In an informal survey of Hunter students interning in newsrooms this semester, three of the four who replied said they were able to transition their internship to a home setting after the coronavirus outbreak.
In the case of senior Sudeepa Singh, she has been working at CBS News’ 60 Minutes from home for about two weeks now, after COVID-19 turned up at CBS News offices and the operation was forced to temporarily close down. She adds, though, “It’s good to know that everyone is distanced and able to stay healthy.”
“[I]t’s amazing to see everything still airing successfully.”
— Hunter student intern Sudeepa Singh
Singh says, however, that she is still adjusting. “Having to produce a broadcast television show remotely is not a situation that anyone expected, and it’s amazing to see everything still airing successfully.”
Like journalism students at Hunter, interns also adjusted their beats to tie into the pandemic. “With the news cycle changing so constantly and everyone’s slate of stories being adjusted, the pace is very different.”
“My body feels better when it moves, which I haven’t been able to do much of.”
— Hunter student intern Elizabeth Jankovic
Interning remotely at The Artist Co-op, a coworking space for artists, student Elizabeth Jankovic misses being able to be more active.
“I hate the fact that I’m physically moving much less and have been more sedentary,” she says. “My body feels better when it moves, which I haven’t been able to do much of.”
But Jankovic enjoys working from home at least a little bit: “I thrive in my own space and when I am alone, … versus when I’m in distracting environments.”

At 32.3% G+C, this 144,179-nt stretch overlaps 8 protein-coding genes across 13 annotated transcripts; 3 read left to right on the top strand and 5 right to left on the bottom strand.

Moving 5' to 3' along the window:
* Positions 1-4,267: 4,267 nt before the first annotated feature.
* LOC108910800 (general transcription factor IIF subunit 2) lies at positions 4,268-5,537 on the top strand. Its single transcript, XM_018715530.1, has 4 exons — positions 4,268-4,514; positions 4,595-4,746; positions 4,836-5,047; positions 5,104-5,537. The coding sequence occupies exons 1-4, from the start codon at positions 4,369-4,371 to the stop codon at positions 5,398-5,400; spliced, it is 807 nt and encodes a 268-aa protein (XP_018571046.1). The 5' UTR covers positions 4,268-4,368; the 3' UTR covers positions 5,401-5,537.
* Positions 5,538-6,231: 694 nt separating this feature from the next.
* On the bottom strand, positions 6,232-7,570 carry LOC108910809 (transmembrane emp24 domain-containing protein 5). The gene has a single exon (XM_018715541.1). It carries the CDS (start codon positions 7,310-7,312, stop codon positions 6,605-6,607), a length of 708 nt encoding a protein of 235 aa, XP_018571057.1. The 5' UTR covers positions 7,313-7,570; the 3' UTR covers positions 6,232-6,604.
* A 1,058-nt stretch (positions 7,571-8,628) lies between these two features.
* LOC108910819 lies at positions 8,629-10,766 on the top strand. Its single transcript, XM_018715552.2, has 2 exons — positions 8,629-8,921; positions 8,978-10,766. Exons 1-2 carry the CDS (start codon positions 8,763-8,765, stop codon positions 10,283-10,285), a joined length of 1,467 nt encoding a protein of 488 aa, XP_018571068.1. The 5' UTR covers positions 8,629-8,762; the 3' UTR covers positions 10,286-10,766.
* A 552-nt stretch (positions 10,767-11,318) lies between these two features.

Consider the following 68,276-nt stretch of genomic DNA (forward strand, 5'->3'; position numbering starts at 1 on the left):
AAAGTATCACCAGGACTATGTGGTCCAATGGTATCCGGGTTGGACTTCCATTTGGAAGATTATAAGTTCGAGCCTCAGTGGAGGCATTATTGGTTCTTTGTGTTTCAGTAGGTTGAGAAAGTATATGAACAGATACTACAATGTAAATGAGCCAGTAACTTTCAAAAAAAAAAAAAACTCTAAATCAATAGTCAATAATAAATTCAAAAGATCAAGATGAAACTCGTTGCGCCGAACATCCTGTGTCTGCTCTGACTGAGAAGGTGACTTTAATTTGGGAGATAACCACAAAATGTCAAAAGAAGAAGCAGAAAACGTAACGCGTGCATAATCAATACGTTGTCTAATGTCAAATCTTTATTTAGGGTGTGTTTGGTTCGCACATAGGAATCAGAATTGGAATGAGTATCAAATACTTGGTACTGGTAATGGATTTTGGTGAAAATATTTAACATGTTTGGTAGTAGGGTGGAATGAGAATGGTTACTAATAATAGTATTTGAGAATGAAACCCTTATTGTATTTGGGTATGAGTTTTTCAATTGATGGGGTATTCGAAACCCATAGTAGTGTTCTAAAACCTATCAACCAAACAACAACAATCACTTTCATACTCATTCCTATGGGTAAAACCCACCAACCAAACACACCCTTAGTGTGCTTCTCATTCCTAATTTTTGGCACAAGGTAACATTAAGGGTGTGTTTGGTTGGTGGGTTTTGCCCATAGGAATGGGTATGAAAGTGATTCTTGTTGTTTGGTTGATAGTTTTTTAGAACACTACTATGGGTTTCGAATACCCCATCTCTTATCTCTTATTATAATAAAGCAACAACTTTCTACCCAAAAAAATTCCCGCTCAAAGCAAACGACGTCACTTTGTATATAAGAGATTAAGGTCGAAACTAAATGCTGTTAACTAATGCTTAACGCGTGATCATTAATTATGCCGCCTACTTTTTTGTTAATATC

She concedes, though, “I think having in-person connections with co-workers adds value that working from home lacks. It’s easier to communicate in-person than over the phone. It’s definitely harder to create structure when working from home.”
“It’s just easier to go run to someone’s desk and quickly run things by them without waiting for a reply.”
— Hunter student intern Madelle Tabunda
Madelle Tabunda, who’s continuing to intern at Investigation Discovery from home, agrees with Jankovic on preferring in-person connections.
“I would say that working in an office as opposed to working from home is more ideal to me … It’s just easier to go run to someone’s desk and quickly run things by them without waiting for a reply,” she explains. “I just find that surrounding myself with co-workers motivates me more and keeps me on my toes.”
One of Tabunda’s biggest struggles has been her internet connection and adjusting to virtual communication.
The worst part? She can’t have two screens at home as she does at work, where she can use her laptop and desktop in split-screen mode to have more room to work and multitask.
“I was able to do a lot during my time there and I’m so grateful for that.”
— Hunter student intern Melissa Lent
But other interns have not been able to even finish their internships. Melissa Lent at WNBC’s Better Get Baquero team, a consumer unit that reports on stories about companies or products that consumers may have issues with, had her internship cut short due to the coronavirus outbreak.
“I started my internship on January 13 and left March 13, promptly after they started distance learning at Hunter,” recalls Lent, noting, “I was able to do a lot during my time there and I’m so grateful for that.”
She adds that while she was saddened that her experience was cut short, “I understand why it was necessary for the health of everyone.”
There is at least one bright side to working from home, for those who are able to, according to Tabunda: loose requirements on work attire.
“I enjoy having free reign on what sweats I can pair my work top with,” she says with a laugh.